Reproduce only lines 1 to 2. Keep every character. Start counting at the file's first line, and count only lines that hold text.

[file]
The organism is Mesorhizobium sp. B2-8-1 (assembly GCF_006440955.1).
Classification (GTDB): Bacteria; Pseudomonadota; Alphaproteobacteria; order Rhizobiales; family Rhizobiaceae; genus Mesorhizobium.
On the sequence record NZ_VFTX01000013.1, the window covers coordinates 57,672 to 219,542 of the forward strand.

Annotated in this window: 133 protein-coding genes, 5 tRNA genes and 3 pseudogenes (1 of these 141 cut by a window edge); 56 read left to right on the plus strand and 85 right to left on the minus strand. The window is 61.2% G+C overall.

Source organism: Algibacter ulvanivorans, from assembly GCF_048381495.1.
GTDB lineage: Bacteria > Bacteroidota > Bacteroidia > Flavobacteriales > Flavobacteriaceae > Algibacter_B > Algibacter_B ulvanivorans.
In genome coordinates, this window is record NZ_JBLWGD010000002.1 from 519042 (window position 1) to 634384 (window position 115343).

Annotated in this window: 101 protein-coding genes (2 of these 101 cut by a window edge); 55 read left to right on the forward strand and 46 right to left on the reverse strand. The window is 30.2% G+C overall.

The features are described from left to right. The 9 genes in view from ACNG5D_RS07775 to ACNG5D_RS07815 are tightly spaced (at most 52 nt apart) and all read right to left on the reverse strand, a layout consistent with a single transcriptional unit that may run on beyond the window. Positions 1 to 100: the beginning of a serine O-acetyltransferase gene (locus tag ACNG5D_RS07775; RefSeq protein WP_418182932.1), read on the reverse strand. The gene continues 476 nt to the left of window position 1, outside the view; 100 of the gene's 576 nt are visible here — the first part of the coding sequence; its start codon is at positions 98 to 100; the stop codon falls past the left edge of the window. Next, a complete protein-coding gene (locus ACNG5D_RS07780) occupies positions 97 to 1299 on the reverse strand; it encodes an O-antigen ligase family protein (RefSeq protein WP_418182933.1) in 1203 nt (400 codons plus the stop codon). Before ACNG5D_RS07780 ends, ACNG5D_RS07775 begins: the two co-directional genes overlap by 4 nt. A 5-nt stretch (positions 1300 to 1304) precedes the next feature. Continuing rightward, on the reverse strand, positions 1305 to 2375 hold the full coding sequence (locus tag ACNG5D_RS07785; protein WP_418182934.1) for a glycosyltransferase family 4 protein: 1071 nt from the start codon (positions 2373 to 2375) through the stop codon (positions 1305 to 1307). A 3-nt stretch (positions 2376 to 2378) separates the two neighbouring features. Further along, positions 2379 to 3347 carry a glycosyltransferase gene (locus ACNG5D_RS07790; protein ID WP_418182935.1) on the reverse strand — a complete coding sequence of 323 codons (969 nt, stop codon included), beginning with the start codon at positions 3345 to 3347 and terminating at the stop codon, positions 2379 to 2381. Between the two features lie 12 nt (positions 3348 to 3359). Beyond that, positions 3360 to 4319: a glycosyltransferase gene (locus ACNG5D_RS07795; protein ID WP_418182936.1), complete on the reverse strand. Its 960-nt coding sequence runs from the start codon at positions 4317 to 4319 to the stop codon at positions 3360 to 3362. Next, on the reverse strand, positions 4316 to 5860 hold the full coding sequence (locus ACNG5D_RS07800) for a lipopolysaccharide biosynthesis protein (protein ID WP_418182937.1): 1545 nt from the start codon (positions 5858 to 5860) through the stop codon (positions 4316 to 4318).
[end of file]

The organism is Mesorhizobium sp. B2-8-1 (assembly GCF_006440955.1).
Classification (GTDB): Bacteria; Pseudomonadota; Alphaproteobacteria; order Rhizobiales; family Rhizobiaceae; genus Mesorhizobium.